Post-stroke Neuropsychiatric Symptoms
The term ‘neuropsychiatric symptoms’ (NPS) collectively identify the following behavioral symptoms; psychosis, apathy, depression, difficulty with sleeping, aggression, agitation and disordered eating. Literature suggests that there is a high prevalence of these symptoms experienced by stroke survivors. Further, depression and anxiety have been identified as the most commonly experienced NPS in stroke. NPS typically occur later in the rehabilitation phase of treatment and may result if the patients’ expected progress does not eventuate. Knowledge about the prevalence and progression of NPS is vital for coordinating appropriate rehabilitation and implementing optimum treatment on the ward. This approach to the treatment of NPS not only contributes to a smoother rehabilitation phase but also may result in a potentially shorter rehabilitation period. Therefore, caregivers and nurses should be trained in recognizing NPS so that they can learn to promptly recognize signs of depression and other NPS. As the guidelines for stroke rehabilitation recommend a multidisciplinary approach, it is important to be aware of the different approaches to psychotherapy to ensure that the patient is referred appropriately.
KeywordsNeuropsychiatric symptoms Stroke Rehabilitation Nurse Treatment
- Buijck BI, Zuidema SU, van Spruit-Eijk M, Geurts AC, Koopmans RT. Neuropsychiatric symptoms in geriatric patients admitted to skilled nursing facilities in nursing homes for rehabilitation after stroke: a longitudinal multicenter study. Int J Geriatr Psychiatry. 2012;27(7):734–41.CrossRefPubMedGoogle Scholar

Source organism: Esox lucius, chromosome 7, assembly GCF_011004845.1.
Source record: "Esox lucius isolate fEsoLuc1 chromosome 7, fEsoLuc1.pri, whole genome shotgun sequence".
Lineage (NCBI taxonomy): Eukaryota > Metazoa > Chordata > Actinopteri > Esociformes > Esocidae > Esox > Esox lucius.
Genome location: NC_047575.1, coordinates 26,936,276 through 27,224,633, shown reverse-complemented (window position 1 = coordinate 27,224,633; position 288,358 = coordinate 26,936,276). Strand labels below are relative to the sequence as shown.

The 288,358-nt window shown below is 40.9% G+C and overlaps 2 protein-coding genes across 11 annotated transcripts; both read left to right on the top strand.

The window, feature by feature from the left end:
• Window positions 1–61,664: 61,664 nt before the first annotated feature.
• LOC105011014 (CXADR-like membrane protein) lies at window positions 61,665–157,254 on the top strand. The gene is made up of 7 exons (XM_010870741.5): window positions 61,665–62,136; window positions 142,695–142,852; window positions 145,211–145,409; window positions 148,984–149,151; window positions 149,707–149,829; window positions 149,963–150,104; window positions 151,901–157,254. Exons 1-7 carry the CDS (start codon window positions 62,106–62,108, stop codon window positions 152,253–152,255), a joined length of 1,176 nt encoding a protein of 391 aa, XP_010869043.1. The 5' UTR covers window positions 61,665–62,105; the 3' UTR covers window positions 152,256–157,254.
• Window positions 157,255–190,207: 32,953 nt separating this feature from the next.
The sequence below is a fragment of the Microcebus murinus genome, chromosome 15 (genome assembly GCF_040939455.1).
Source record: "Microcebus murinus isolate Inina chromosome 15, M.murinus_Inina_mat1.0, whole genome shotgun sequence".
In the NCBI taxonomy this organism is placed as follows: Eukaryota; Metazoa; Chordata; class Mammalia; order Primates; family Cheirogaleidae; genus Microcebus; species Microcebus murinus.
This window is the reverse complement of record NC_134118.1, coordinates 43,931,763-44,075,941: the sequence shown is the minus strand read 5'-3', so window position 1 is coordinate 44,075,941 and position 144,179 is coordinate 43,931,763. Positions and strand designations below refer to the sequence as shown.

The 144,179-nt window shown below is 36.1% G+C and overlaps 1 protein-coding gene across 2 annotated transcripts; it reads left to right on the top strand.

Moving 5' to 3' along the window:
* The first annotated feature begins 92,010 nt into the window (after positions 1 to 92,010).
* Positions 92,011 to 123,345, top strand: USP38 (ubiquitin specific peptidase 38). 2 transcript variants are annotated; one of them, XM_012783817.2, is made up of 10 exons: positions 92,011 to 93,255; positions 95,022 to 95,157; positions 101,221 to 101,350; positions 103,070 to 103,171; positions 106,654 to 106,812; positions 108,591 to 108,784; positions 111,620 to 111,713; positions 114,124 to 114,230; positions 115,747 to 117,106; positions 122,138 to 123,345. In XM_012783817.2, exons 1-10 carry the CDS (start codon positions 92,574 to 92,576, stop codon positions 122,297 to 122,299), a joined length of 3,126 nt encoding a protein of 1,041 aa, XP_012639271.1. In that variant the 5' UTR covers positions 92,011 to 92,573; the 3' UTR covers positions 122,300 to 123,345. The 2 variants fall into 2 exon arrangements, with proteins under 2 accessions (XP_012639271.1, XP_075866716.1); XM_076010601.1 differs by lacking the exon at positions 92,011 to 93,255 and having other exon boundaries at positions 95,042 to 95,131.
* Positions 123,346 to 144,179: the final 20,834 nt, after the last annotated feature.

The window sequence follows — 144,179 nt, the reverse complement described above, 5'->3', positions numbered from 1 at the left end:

- Vansimaeys C, Untas A, Zuber M, Bruandet M, Join-Lambert C, Bungener C. The role of short term psychological and somatic anxiety in the prediction of long term anxiety of early hospital discharged patients with complete functional recovery after a mild stroke. J Eur Psychol Stud. 2017;8(1):1–6.CrossRefGoogle Scholar
- Wong A, Lau AYL, Yang J, Wang Z, Liu W, Lam BYK, et al. Neuropsychiatric symptom clusters in stroke and transient ischemic attack by cognitive status and stroke subtype: frequency and relationships with vascular lesions, brain atrophy and amyloid. PLoS One. 2016;11(9):e0162846.CrossRefPubMedPubMedCentralGoogle Scholar